The inner strength and courage displayed by Wight since a tragic car accident altered the course of her life is truly inspirational. She pressed on and learned a new way of life because she had to for the sake of her children.
In the process, she continues to educate others about living with family members who have sustained a traumatic brain injury.
The Summer Everything Changed
In 2006, Nicole Wight’s children Mackenzie and Michael spent the summer living with their grandparents. In August, returning from a fun day at Chuck E. Cheese, their car was hit by a truck, causing a serious multi-vehicle accident which sadly killed Wight’s mother and left her two children with serious injuries, including trauma to the brain. (more…)
Janna Leyde, our most recent Teach Believe Inspire award winner, exemplifies all three of these qualities in her vocation. As a published writer and a veteran yoga instructor, she is no stranger to sharing the insights gained from her experience as a caregiver to a loved one with a traumatic brain injury.
We were fortunate enough to speak with Janna recently. We’re happy to share her insights about connecting with loved ones with a TBI, the benefits of yoga (to both patients and caregivers) and the vital importance of faith and forgiveness. (more…)
Janna Leyde has been practicing yoga since her early teenage years. She is also a published writer and clearly someone who believes in the close connection between spiritual health and the health of one’s body.
Growing up as the daughter of someone with a traumatic brain injury has shaped her life in many ways. Her first book, a memoir titled He Never Liked Cake, is about her life and experiences with her father, who suffered a traumatic brain injury during the summer before she entered ninth grade. (more…)
It’s been about 18 months since Abigail Maslin, our January 2015 Teach Believe Inspire award recipient, returned with her husband and son to Washington, D.C. They had spent two months in Halifax, Nova Scotia, at an intensive speech therapy program that helped her husband TC overcome the communication challenges resulting from the traumatic brain injury he sustained in the summer of 2012.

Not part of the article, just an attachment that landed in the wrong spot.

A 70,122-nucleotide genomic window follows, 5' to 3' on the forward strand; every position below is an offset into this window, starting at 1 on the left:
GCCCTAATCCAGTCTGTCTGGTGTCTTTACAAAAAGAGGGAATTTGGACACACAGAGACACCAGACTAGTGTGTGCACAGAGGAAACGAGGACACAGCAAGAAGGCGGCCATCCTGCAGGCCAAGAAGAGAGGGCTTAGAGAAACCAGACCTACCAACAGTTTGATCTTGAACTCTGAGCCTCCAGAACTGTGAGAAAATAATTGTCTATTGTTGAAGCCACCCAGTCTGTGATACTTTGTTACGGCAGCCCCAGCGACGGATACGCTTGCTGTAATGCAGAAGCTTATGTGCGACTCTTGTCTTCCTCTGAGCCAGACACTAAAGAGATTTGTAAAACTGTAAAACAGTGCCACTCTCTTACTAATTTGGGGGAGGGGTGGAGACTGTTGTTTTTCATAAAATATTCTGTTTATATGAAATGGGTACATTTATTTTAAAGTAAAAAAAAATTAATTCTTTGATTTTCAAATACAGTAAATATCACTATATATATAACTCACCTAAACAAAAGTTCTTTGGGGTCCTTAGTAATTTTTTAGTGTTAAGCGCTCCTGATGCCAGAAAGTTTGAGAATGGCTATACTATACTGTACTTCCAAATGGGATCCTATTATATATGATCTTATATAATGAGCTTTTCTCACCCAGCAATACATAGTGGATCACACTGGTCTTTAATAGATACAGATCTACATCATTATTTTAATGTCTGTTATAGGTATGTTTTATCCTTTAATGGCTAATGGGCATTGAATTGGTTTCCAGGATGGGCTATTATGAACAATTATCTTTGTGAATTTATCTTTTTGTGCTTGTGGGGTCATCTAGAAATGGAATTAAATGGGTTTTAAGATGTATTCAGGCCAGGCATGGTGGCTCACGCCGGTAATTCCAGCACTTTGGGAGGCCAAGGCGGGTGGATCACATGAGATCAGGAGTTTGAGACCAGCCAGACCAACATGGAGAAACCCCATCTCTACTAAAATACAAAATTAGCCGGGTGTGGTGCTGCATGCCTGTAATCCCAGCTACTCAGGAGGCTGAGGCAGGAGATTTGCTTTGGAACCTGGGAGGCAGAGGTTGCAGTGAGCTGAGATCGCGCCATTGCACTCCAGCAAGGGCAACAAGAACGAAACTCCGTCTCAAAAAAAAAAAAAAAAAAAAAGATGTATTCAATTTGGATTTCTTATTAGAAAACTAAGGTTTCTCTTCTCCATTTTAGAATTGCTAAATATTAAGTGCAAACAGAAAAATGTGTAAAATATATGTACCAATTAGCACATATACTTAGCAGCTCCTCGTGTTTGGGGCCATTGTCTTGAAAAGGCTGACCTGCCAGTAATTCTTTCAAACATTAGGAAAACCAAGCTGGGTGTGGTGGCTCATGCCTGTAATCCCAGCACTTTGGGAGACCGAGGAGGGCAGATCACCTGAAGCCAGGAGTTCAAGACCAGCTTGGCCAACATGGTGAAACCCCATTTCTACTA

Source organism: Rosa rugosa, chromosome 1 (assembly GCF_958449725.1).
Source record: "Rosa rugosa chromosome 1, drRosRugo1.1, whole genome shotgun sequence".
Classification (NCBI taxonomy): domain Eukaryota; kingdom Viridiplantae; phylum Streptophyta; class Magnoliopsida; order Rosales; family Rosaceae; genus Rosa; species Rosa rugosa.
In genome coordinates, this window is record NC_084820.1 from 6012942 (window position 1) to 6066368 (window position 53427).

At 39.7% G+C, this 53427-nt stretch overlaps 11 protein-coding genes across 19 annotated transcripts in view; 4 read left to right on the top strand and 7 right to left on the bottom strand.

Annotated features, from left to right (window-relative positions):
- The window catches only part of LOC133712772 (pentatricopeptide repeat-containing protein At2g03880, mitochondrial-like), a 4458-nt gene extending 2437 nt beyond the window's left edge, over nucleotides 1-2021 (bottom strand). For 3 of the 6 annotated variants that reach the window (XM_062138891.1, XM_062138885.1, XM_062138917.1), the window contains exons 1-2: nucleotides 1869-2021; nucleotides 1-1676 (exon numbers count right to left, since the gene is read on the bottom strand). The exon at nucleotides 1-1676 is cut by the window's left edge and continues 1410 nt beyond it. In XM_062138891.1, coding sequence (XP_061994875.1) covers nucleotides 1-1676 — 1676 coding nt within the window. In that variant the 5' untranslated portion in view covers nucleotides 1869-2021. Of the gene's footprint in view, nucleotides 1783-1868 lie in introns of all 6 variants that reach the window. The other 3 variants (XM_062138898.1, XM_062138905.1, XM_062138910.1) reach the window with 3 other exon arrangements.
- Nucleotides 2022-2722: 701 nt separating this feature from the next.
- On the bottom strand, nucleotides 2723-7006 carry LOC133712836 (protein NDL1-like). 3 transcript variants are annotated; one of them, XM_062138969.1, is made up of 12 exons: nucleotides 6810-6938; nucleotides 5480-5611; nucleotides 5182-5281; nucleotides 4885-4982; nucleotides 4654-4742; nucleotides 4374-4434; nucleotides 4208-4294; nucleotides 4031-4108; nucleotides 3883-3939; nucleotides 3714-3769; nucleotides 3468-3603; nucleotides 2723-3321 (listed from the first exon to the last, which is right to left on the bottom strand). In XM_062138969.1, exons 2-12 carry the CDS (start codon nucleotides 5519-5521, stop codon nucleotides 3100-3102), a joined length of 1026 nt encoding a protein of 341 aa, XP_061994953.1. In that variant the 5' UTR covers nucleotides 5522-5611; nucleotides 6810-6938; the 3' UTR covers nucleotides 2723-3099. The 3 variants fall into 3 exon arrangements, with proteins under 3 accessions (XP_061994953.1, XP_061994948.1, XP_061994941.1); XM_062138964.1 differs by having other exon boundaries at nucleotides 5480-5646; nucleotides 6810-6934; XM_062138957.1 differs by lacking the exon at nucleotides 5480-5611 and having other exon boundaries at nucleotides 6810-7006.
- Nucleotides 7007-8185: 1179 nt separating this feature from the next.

The program, Abby says, changed his life. “It was the best thing we ever did,” she effuses.
TC’s brain injury left him with multiple challenges, but the primary one was aphasia — a condition that leaves the brain unable to find or pronounce common words. Abby tells me that even while TC was recovering his ability to walk, he couldn’t do things simple things like visit the optometrist for an eye test — not because he couldn’t recognize the letters, but because he couldn’t say them.
Following the program in Halifax, TC returned to work full-time in October 2014, resuming his former job in the energy industry. For her part, Abby has resumed life as a working parent, teaching in an elementary school, parenting her four-year-old son and writing a memoir about the experience of supporting her husband through his injury.
Q: Now that you find yourself “back to normal,” how has normal life changed from what it was?
A: I don’t want it to go back to normal. I don’t want to go back to being the person I was — I wasn’t living to my full potential. I don’t think that I had a real understanding of what I was capable of. Or what people were capable of, in general.
We’re in a wonderful place right now, where life looks a lot like it did before TC was injured. But it’s never going to be the same. It’s still challenging in ways that we’ve got used to, but other people on the outside wouldn’t understand. (more…)
“Never in my wildest imagination could I have predicted the level of love and support we have received. It has truly transformed my soul.”
Abby Maslin, an English teacher in the Washington, D.C. area, probably never expected to be coaching her own husband in second grade-level reading skills. But the enthusiasm she brings to the role are a remarkable and tear-jerking example of the love, patience and perseverance that are essential to a brain injury victim’s recovery.
‘The Grayest of Places’
Abby Maslin was teaching fourth grade while studying for her master’s degree at American University. She had one son with her husband, Thomas “T.C.” Maslin, an energetic associate director for a major D.C. consulting firm. They’d just celebrated their three-year wedding anniversary a few days before the summer night when tragedy struck.
T.C. Maslin had just finished a round of drinks with friends after a Washington Nationals game. He was walking home from a Capitol Hill bar when he was approached by three men who demanded his money. As Maslin handed over his phone and debit card, one of the men bludgeoned him in the back of the head with an aluminum baseball bat.
The blow shattered his skull. Eight hours passed before he was discovered on the street, unconscious and bleeding internally. When at last he awoke from his coma, he was blind in one eye and had only partial use of his right arm and right leg. (more…)